In 2006, director Rakeysh Omprakash Mehra and writer Kamlesh Pandey created a different brand of nationalistic fervour amongst Indian audiences with their film Rang De Basanti – a trailblazing script that redefined and reinvented the traditional representation of patriotism by infusing the spunk and passion of youth and their influence into the patriotic landscape of our nation. It is a narrative that is bold, defiant and unconventional while retaining the core ideals of igniting pride and celebrating the privilege and spirit of being an Indian.
Rang De Basanti opens with the story of a young and carefree group of BFFs in the nation's capital who spend their days chilling, drinking, laughing and living life in the moment. When a passionate British filmmaker urges them to enact the parts of inspirational revolutionaries and freedom fighters of the past for her documentary, they initially approach the job with indifference and even some scorn. But as the project takes form, they find themselves drawn powerfully towards the selfless achievements of their country's great leaders whose bravery, commitment and sacrifice were instrumental in shaping the nation and its glorious history. Furthermore, when a national tragedy hits close to home, the friends realise the importance of using their voices to stand up against injustice, thus changing their lives forever.
With a cleverly scripted non-linear style of narration, director Mehra takes us on an inspiring journey of self-discovery and courage while rekindling the fiery spark of passion for and pride in one's homeland. As he blurs the line between the past and the present, the protagonists literally and figuratively breathe the essence of the bravehearts who laid down their lives for the nation. Kamlesh Pandey's rousing writing awakens the dormant corners of our hearts while AR Rahman's anthemic melodies have an uplifting and soul-stirring quality. But the important takeaway from the film is the prominence bestowed on the young generation of Indians, the future of our country and their role in carrying forward the efforts of their predecessors. It puts forth the need for resonant voices that aim to unify, build positive thoughts and break down the walls of communal hatred and religious intolerance through fellowship and like-mindedness in action. Above all it calls for us, the citizens of the next generation, to look beyond caste and creed, community and religion, to unite as Indians and contribute to the progress and glory of our motherland.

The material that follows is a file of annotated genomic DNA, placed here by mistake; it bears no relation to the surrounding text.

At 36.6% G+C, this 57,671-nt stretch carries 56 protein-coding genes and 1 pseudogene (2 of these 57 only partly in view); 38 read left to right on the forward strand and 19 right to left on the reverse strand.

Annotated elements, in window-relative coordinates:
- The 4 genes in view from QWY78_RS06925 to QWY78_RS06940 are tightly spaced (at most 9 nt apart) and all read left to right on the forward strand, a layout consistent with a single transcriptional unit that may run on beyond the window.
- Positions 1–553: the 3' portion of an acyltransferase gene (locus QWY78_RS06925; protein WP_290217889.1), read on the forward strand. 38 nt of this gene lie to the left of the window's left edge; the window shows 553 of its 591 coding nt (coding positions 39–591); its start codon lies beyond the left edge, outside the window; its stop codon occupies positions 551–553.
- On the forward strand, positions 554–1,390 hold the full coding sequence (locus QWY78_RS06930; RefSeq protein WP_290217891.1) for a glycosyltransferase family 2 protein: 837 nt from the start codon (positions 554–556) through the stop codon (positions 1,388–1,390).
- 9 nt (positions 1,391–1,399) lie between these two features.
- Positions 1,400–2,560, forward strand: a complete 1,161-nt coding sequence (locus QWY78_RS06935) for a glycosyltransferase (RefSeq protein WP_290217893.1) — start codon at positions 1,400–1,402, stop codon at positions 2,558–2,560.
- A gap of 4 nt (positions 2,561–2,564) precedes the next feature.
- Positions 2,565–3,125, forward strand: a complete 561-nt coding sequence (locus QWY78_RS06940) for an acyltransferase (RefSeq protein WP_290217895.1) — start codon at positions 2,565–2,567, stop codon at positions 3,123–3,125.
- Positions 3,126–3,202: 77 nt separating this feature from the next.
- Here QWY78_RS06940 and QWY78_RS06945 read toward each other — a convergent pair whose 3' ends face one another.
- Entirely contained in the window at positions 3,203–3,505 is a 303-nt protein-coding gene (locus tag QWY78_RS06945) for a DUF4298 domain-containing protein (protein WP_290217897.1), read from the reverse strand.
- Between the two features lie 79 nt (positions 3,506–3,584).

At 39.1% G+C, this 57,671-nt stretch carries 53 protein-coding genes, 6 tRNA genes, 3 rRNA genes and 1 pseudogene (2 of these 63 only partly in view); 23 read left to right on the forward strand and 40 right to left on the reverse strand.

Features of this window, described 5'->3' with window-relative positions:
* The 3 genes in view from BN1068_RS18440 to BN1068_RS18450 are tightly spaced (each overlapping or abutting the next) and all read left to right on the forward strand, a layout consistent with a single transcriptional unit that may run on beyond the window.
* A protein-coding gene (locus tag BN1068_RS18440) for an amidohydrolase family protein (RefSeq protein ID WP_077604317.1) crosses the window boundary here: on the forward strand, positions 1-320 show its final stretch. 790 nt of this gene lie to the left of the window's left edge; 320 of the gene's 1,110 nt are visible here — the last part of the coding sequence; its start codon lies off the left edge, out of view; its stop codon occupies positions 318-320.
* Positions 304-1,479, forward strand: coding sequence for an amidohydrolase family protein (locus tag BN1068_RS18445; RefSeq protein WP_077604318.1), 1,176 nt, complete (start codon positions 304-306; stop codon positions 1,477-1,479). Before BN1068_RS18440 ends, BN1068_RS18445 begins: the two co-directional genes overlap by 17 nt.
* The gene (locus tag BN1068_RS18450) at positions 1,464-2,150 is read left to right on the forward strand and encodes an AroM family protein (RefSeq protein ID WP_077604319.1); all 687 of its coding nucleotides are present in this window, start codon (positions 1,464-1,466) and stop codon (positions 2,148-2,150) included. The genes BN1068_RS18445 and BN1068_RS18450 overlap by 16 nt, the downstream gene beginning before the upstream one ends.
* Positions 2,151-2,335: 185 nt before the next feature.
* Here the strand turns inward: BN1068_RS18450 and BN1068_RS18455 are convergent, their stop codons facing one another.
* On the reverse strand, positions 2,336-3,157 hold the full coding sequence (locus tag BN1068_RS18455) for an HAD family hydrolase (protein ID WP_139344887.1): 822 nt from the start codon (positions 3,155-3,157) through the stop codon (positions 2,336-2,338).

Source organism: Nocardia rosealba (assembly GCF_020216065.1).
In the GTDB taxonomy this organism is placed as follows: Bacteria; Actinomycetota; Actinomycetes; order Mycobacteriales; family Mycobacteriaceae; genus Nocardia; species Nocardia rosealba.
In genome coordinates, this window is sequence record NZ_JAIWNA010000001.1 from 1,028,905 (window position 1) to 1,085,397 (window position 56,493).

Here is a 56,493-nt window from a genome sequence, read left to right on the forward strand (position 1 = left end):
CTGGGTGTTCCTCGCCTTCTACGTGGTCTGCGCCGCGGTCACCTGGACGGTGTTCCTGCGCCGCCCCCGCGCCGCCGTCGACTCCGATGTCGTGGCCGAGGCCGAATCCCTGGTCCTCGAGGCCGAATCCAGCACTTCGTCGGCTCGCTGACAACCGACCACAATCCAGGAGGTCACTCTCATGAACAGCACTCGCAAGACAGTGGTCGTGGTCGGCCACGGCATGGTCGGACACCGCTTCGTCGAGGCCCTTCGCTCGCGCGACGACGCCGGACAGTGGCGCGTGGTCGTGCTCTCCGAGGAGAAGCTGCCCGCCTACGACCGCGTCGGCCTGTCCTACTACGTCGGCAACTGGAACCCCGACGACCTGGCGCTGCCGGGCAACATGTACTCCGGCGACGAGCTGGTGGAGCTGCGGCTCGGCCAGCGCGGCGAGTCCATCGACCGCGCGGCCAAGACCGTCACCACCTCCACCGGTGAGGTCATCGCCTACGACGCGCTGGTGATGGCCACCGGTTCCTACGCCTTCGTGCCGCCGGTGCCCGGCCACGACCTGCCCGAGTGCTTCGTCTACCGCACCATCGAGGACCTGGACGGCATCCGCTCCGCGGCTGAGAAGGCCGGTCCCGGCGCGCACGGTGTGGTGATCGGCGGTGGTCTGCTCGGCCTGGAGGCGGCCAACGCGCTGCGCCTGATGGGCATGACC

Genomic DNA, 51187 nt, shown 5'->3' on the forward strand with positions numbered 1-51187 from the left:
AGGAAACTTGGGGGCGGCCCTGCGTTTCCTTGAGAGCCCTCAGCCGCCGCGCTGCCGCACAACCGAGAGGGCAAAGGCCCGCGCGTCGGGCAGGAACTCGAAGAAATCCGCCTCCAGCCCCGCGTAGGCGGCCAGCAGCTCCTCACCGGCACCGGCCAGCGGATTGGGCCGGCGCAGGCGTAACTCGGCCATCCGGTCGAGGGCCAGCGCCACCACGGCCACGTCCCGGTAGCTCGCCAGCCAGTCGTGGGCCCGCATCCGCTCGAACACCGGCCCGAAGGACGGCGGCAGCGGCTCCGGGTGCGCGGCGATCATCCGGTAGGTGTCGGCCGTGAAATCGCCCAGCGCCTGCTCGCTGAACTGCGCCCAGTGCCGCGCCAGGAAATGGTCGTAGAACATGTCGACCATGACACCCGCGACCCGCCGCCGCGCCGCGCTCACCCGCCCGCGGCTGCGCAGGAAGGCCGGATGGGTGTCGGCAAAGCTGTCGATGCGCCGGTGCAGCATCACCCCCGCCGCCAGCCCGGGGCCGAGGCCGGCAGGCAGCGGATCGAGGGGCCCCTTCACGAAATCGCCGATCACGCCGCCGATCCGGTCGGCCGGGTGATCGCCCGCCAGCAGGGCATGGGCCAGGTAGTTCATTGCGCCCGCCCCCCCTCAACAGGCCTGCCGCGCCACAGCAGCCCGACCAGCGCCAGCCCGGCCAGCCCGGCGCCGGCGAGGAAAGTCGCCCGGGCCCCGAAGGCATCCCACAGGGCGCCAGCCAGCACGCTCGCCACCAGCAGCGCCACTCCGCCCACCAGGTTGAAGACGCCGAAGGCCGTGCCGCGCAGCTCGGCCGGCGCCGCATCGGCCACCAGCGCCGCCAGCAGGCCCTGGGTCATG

Amalgamating these thoughts and feelings of community and national pride is an excellent ensemble cast who feed off each other while inhabiting the core of their own characters masterfully, never once overshadowing the sensibilities of their co-stars. The gamut of talent in the line-up, which includes the dignified and beauteous Waheeda Rehman, Aamir Khan, Atul Kulkarni, Madhavan, Siddharth, Soha Ali Khan, Sharman Joshi and Kunal Kapoor, amongst others, shows us how actors with diametrically diverse approaches to their craft can come together to create a riveting piece of work. This in itself is a beautiful metaphor in comprehending the soul of the film: "Together we are stronger, together we are unbroken, together we can do anything".
Every once in a while a movie comes along that makes us question our commitment to our country, makes us ashamed about our indifference towards the horrors that exist, opens our eyes to the corruption, red-tapism and injustice that is prevalent in the system, and urges us to break down these walls to stand up for what's right. Rang De Basanti is that kind of a film. It instils in us, as citizens, a sense of pride, joy and a feeling of purpose and responsibility to our motherland so that we may say "Jai Hind" not just through our words, but our actions too.